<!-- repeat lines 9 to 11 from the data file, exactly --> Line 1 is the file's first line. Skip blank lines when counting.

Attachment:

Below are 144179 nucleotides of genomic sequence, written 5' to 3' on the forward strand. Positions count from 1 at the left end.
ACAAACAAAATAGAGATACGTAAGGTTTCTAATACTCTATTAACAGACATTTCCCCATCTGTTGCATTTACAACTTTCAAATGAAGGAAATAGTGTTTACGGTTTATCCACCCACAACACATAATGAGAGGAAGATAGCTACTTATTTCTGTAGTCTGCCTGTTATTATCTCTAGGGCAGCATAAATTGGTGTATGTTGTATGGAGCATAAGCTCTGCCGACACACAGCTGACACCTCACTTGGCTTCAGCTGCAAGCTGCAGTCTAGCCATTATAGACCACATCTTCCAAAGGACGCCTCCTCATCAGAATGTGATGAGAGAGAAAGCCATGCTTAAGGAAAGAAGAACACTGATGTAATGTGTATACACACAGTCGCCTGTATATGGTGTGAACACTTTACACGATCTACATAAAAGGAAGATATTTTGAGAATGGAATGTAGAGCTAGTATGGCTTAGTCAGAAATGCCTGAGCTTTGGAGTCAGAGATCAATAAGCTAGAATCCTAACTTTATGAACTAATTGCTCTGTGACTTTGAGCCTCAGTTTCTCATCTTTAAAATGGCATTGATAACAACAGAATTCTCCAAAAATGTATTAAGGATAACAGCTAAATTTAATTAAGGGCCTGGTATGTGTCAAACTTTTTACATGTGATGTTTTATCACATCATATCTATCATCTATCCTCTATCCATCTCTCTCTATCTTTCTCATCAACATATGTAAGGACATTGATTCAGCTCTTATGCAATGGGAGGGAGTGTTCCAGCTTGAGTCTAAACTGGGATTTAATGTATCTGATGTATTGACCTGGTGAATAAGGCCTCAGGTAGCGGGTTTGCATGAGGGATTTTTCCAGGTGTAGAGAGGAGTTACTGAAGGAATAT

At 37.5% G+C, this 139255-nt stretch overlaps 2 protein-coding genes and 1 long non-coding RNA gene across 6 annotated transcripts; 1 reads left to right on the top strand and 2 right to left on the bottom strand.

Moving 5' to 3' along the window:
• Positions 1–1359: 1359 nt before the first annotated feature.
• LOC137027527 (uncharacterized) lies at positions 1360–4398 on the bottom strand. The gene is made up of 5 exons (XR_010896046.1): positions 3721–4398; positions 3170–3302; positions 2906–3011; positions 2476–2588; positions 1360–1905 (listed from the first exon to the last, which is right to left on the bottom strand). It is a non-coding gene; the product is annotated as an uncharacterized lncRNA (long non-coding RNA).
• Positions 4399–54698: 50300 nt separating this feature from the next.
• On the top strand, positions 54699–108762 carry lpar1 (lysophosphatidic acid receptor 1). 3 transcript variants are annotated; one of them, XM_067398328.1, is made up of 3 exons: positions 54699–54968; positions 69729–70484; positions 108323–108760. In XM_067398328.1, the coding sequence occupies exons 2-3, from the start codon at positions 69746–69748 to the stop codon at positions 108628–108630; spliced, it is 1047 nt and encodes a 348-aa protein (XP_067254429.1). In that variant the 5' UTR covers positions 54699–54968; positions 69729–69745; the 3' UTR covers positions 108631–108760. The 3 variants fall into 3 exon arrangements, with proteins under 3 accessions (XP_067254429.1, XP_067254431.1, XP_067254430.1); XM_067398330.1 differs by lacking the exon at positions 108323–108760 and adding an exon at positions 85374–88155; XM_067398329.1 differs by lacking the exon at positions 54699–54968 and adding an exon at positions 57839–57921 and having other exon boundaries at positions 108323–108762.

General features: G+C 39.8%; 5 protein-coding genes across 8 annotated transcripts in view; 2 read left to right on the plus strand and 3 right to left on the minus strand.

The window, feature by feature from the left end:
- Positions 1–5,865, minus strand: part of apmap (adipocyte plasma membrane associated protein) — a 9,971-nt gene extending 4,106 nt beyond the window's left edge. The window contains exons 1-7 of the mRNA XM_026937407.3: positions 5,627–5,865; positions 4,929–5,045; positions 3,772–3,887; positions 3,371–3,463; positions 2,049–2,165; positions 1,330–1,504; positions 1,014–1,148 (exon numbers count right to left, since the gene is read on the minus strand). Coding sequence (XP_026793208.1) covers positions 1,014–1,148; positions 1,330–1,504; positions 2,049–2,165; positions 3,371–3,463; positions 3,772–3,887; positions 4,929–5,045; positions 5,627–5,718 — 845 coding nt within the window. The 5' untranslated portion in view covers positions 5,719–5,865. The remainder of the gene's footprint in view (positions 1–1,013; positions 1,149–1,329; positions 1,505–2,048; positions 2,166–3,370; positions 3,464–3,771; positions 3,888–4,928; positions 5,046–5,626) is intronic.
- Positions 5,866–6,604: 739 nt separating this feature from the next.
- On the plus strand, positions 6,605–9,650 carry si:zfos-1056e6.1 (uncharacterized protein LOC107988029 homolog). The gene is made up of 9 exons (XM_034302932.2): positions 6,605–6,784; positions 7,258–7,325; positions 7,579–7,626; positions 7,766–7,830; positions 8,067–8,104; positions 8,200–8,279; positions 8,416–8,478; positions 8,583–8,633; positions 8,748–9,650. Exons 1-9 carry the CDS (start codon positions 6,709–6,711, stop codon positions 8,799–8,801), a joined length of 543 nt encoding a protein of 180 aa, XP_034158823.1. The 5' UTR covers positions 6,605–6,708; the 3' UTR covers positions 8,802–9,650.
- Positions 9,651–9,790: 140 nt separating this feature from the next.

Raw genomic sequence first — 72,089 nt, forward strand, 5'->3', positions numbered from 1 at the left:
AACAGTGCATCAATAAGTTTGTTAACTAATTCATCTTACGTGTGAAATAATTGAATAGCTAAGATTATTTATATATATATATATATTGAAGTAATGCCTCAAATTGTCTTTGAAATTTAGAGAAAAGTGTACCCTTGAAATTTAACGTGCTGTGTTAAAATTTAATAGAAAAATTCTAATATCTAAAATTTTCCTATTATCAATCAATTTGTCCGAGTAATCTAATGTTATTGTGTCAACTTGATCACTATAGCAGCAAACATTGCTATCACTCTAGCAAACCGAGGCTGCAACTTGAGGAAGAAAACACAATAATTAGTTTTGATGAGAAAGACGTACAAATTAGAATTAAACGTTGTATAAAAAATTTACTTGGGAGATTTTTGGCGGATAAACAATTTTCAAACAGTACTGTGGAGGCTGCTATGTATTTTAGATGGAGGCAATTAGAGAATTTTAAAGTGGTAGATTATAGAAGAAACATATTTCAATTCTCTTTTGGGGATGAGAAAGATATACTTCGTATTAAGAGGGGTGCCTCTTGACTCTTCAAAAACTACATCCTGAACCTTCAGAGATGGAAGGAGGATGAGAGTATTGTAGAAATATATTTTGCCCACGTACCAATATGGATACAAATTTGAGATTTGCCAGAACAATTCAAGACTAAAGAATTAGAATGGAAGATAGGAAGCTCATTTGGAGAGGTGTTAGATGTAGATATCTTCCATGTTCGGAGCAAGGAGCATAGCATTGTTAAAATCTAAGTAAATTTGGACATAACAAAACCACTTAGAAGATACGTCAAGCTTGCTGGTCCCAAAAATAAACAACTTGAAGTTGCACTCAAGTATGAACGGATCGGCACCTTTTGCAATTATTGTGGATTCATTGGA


General features: G+C 39.8%; 5 protein-coding genes across 8 annotated transcripts in view; 2 read left to right on the plus strand and 3 right to left on the minus strand.

The window, feature by feature from the left end:
- Positions 1–5,865, minus strand: part of apmap (adipocyte plasma membrane associated protein) — a 9,971-nt gene extending 4,106 nt beyond the window's left edge. The window contains exons 1-7 of the mRNA XM_026937407.3: positions 5,627–5,865; positions 4,929–5,045; positions 3,772–3,887; positions 3,371–3,463; positions 2,049–2,165; positions 1,330–1,504; positions 1,014–1,148 (exon numbers count right to left, since the gene is read on the minus strand). Coding sequence (XP_026793208.1) covers positions 1,014–1,148; positions 1,330–1,504; positions 2,049–2,165; positions 3,371–3,463; positions 3,772–3,887; positions 4,929–5,045; positions 5,627–5,718 — 845 coding nt within the window. The 5' untranslated portion in view covers positions 5,719–5,865. The remainder of the gene's footprint in view (positions 1–1,013; positions 1,149–1,329; positions 1,505–2,048; positions 2,166–3,370; positions 3,464–3,771; positions 3,888–4,928; positions 5,046–5,626) is intronic.